CIANA Explains: What is Public Charge?
Photo: Elvert Barnes
As part of a multi-week series, CIANA’s legal and outreach team will discuss all you need to know about topics affecting immigrants and what you can do to help.
What is Public Charge?
On October 10th, the Department of Homeland Security (DHS) proposed to change the current definition of inadmissibility on the grounds of public charge. DHS posted its proposal on the federal register and is asking the public to submit formal comments by December 10th, before the new rule becomes official. The proposed rule, if published, will not only make it more difficult for non-citizens to enter the US legally, but will also close the pathway to citizenship for non-citizens who are receiving public benefits. Additionally, the rule could affect the well-being of many immigrant families who would avoid accessing public benefit programs out of fear of not being able to obtain citizenship.
The public charge rule was designed to identify people who, if admitted into the country, would grow to primarily depend on the federal government as a source of support. If someone is deemed likely to be a public charge, the US government could deny them admission into the country or green card status. Historically, the list of what would deem a person inadmissible was fairly short, which allowed immigrant families in need to seek healthcare, housing, and nutrition assistance without fear of affecting their immigration cases.
Currently, a person’s use of the following public benefits can be used to consider someone’s likelihood to be a public charge: SSI, TANF, state and local cash assistance, and long-term institutional care at the government’s expense. The proposed rule issued by DHS last month would expand this list.
In addition to the use of the public benefits already included in the current definition of public charge, the new rule proposes to include the use of non-emergency Medicaid, SNAP or food stamps, Medicare Part D Low Income Subsidy, and Housing Assistance. Along with expanding the list of public benefits that would deem an individual inadmissible on the grounds of public charge, the proposed rule also increases new income thresholds for households trying to prove that they will not be a public charge. The rule would require a family of four to make at least $63,000 a year, or in other words, for a couple with no children to make $41,150 to not to be considered a public charge, or 250% above the federal federal poverty guidelines. The evaluation would also consider other criteria such as a person’s age, health, and education when evaluating someone’s likelihood to be a public charge.
According to the Migration Policy Institute (MPI), if this new rule is published, the percentage of non-citizens using public benefits that would label an individual as a public charge would expand from the current policy rate of 3% to 47%. The proposed rule would also disproportionately affect family-based immigrants, since employment-based immigrants are more likely to have job offers and greater educational attainment.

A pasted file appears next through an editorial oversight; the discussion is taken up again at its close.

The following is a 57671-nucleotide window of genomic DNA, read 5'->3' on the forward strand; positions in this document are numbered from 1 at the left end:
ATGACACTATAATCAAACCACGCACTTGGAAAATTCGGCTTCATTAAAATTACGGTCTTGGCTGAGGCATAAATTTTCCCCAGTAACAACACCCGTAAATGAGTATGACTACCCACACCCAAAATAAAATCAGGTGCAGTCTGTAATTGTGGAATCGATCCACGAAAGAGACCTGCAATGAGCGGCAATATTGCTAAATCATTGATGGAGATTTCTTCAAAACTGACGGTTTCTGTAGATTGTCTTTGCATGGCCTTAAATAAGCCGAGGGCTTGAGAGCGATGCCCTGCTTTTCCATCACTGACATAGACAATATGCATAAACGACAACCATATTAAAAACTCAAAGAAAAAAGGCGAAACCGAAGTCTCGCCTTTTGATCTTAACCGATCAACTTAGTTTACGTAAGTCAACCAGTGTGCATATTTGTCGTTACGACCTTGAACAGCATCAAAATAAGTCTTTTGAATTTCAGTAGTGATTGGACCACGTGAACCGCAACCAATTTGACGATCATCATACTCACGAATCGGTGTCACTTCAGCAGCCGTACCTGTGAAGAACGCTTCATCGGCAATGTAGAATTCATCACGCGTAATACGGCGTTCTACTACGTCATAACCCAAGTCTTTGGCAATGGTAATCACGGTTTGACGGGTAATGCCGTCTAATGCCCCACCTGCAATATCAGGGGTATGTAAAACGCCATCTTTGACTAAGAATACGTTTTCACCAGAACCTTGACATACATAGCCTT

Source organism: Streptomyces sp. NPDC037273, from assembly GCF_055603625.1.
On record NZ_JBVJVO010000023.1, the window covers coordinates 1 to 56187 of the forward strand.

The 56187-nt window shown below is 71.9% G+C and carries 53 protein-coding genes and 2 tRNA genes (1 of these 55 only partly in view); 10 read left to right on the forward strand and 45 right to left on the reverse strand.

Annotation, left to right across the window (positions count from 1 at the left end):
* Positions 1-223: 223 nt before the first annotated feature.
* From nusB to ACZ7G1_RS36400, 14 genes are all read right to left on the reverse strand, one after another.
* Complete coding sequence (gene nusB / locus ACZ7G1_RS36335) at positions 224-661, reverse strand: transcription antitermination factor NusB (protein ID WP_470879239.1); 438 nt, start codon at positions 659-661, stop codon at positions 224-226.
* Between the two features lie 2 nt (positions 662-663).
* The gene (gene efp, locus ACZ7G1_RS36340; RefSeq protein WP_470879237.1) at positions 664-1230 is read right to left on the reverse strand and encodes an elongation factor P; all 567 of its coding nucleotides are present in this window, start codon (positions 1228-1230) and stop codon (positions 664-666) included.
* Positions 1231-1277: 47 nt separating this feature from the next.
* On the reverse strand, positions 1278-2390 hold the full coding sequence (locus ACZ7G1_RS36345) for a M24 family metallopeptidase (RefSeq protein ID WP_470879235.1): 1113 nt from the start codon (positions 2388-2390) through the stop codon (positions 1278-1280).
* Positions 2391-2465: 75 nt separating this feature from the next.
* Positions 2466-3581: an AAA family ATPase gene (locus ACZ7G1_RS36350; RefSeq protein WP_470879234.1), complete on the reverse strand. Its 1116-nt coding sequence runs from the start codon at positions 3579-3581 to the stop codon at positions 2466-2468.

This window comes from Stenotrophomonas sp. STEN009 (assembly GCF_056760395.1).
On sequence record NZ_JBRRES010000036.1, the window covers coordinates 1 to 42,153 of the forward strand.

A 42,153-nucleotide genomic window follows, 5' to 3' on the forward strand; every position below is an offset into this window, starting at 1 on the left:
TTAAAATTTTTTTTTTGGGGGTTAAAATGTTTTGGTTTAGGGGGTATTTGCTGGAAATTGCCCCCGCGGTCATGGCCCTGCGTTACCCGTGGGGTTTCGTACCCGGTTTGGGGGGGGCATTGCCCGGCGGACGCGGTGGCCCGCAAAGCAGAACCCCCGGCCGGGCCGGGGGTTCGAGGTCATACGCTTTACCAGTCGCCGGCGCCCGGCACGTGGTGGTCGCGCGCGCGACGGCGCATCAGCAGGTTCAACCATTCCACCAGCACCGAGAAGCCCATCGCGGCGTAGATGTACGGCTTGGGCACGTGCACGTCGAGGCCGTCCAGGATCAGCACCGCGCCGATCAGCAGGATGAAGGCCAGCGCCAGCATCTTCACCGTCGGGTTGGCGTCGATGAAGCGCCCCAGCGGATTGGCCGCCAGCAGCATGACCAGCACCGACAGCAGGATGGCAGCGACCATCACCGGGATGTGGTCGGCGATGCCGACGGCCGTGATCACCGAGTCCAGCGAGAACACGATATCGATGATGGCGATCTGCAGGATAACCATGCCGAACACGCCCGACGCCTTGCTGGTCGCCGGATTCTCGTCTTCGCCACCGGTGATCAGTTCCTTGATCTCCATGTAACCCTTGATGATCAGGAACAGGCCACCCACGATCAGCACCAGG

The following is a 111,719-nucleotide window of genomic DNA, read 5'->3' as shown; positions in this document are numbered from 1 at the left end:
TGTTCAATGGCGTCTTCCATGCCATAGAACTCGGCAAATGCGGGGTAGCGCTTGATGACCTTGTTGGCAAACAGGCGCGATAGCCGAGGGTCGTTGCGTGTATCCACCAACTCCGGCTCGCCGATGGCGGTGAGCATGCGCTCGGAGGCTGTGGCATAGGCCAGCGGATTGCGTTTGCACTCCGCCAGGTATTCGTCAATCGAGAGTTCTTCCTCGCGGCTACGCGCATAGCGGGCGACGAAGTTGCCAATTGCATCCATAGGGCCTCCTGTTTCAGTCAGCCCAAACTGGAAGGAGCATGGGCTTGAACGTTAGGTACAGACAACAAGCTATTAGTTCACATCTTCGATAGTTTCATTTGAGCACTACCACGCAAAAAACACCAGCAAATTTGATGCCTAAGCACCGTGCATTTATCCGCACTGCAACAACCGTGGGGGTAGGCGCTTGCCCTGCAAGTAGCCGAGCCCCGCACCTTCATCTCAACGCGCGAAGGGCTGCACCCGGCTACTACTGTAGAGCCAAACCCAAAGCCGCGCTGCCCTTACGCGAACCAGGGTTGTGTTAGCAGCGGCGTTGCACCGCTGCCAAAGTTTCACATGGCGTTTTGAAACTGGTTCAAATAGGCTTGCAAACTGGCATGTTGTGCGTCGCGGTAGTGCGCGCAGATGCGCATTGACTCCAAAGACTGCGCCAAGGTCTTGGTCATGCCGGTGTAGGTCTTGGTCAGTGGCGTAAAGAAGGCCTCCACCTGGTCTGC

Who will the proposed rule affect?
If published, the proposed rule could have chilling effects on the livelihoods of many immigrant families. Many immigrants and their families, although they may be eligible for public benefits, might refrain from accessing these programs out of fear of possible consequences on their immigration cases. The MPI reports that these effects could reach about 9.2 million US-born children of immigrants who receive public benefits, along with about 17.7 million immigrants who currently receive public benefits. The MPI also estimates that anywhere between 20% to 60% of the total 27 million recipients of public benefits who could be affected by this new rule are expected to dis-enroll from these programs.
The chilling effects that the proposed rule may cause will disproportionately affect US-born children with immigrant parents. While public benefit programs ensure that a child has access to healthy food, stable housing, and adequate healthcare, the new rule will restrict a child’s access to basic needs that promote healthy development. CLASP reports that by restricting a child’s access to these basic needs, could lead to toxic stress in a child, which would harm their development.
What can I do to help?
It is clear that the proposed rule will have a severely negative impact on many immigrant families and that it must not be published. Fortunately, there is still time to submit formal comments criticizing the proposal. After the commenting deadline on December 10th, the federal government will then review all of the comments before finalizing their decision to publish the rule.
We urge all to submit their own comments because we fear the negative impact the rule would have on the immigrant communities we serve. The proposed rule is tremendously unfair to families with similar backgrounds as our clients, especially since they are working extraordinarily hard to integrate into US society while more and more obstacles to integration are being built by the current presidential administration. In these times of uncertainty, CIANA will remain a haven and a voice for our immigrant families.